The new regime will also have an impact on attorneys practising within construction law. The attorneys will perform a series of new roles in addition to being arbitrators or contract drafters, such as negotiators and mediators, or at least serve their employers through the negotiation and mediation phases.

In total, the general conditions truly seem to have been brought into the 21st century – and to push the legal profession into that very century too. However, one aspect from the previous general conditions that could have inspired the committee is the concise and precise wording of the general conditions. The committee has suggested that the new general conditions, AB 18, ABR 18 and ABT 18, should be reviewed in five years14 and it is the hope of the authors that the next review will bring a more precise and concise version of the new general conditions.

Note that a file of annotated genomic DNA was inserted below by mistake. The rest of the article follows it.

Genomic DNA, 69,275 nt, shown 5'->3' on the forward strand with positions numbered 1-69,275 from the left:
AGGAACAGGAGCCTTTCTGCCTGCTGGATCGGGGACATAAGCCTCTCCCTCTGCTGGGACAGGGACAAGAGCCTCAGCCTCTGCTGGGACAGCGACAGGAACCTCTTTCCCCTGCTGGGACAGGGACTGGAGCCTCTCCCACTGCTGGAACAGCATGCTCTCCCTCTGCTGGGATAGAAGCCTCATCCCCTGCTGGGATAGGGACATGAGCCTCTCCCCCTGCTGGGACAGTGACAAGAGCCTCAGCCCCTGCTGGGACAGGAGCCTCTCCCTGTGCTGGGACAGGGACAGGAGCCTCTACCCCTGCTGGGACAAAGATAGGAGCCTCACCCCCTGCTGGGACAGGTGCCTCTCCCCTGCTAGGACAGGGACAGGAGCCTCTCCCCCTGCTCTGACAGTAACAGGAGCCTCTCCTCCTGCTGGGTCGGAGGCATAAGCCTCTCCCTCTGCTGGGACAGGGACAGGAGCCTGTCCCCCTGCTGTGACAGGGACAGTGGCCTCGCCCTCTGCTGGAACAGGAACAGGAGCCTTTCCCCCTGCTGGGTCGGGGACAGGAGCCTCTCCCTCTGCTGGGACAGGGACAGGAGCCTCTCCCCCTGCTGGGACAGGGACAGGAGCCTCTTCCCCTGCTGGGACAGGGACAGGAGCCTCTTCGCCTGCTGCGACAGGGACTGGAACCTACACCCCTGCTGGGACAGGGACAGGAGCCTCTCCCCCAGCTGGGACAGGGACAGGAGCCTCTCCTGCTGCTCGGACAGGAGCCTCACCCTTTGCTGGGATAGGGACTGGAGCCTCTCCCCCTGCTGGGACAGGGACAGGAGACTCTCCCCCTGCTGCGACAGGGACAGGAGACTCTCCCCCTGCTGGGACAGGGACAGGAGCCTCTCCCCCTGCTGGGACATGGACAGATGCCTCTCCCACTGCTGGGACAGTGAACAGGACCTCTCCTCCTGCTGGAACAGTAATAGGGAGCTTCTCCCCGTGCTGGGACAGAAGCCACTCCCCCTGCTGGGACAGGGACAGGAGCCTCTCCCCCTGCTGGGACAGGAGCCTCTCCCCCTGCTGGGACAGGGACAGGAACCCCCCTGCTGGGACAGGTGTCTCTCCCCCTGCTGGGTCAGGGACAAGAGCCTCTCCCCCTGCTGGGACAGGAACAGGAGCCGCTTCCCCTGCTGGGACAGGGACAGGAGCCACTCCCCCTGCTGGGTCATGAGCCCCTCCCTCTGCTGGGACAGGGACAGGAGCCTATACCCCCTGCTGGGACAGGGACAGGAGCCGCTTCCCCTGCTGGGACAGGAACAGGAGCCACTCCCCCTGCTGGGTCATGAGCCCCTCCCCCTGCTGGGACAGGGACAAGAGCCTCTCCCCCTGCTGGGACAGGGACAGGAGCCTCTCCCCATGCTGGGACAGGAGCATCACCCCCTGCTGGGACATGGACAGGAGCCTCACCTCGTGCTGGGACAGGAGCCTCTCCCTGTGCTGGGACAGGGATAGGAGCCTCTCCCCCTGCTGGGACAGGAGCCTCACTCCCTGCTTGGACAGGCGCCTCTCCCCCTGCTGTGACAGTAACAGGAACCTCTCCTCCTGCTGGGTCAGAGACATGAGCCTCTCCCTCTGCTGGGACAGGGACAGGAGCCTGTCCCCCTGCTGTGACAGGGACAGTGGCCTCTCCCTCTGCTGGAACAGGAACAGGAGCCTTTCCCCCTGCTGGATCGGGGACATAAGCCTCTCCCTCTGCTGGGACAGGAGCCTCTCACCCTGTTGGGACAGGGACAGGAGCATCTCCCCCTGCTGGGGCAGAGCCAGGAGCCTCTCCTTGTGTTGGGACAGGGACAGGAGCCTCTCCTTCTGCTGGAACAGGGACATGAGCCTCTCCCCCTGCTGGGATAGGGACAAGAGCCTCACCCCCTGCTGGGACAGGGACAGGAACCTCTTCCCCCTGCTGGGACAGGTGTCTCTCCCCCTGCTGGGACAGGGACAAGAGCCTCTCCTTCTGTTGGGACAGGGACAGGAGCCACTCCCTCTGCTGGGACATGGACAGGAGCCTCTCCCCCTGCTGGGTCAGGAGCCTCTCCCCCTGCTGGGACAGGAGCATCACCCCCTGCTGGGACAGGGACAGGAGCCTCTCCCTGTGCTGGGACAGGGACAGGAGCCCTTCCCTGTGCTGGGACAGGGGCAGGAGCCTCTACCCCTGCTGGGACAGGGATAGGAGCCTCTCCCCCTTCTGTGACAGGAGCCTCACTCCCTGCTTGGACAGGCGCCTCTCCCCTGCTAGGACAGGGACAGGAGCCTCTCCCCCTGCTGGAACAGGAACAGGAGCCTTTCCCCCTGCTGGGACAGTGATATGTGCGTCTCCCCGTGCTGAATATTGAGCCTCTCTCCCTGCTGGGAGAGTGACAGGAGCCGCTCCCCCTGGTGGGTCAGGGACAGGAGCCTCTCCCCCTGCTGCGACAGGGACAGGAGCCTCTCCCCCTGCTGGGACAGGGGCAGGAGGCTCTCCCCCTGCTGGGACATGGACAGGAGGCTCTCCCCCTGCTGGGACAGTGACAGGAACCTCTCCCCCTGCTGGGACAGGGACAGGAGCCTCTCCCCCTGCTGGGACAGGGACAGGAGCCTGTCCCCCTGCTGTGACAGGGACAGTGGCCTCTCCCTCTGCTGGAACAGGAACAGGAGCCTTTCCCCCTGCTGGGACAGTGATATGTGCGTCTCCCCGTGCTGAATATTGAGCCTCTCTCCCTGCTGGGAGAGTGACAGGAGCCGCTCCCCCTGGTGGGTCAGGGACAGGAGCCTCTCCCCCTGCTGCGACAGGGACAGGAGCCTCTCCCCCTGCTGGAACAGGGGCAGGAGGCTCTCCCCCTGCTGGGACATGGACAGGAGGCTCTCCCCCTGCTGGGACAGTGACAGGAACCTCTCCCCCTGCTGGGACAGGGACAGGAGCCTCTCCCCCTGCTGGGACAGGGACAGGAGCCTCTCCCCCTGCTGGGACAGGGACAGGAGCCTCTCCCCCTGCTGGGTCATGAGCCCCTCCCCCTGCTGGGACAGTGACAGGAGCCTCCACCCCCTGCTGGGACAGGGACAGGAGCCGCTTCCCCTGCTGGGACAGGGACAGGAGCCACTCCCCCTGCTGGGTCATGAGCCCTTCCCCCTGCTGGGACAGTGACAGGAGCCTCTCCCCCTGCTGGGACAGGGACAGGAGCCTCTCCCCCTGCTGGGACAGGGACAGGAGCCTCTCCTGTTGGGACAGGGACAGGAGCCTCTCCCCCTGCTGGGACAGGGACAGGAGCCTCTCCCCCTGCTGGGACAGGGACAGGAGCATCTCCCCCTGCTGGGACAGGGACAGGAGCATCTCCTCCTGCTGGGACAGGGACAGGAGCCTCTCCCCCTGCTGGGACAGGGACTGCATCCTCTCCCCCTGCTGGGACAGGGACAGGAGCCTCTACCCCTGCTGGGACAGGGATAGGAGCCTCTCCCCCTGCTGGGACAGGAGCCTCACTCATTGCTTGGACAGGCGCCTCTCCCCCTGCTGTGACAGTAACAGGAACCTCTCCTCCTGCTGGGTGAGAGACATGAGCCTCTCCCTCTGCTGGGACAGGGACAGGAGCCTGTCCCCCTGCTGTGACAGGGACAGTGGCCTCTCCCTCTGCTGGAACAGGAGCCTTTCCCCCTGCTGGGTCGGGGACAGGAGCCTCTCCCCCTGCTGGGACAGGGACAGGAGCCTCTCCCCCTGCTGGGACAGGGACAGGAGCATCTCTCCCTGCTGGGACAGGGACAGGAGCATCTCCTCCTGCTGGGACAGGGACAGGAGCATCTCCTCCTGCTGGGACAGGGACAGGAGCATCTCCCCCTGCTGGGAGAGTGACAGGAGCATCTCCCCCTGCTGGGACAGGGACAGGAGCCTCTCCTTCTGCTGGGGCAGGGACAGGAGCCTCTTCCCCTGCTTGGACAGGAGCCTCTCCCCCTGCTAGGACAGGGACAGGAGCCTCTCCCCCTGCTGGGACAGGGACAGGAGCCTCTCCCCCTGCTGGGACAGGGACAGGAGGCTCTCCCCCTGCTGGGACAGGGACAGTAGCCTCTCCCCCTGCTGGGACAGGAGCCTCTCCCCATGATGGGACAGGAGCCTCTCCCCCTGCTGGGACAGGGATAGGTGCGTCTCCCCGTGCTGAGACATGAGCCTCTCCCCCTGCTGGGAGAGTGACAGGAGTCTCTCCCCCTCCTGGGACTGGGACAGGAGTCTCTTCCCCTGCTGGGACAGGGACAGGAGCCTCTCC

1 The new standard forms of agreement also include a number of appendices for special types of contract, eg, project development (‘early tender’), pain/gain share contracts and commissioning. There are also two short forms of contract, ie, AB Simplified and ABR Simplified. These two short form contracts are very similar to AB 92 and ABR 89 not including many of the contract management provisions in the new regime with one exception: the simplified versions also follow the new procedural rules of the Arbitration Board for Construction and Engineering that can be found at www.voldgift.dk accessed 15 November 2018.

2 Trafik-, Bygge- og Boligstyrelsen (Danish Transport, Construction and Housing Authority), Betænkning nr 1570.2018 (the ‘Report’), 76.

3 Ibid.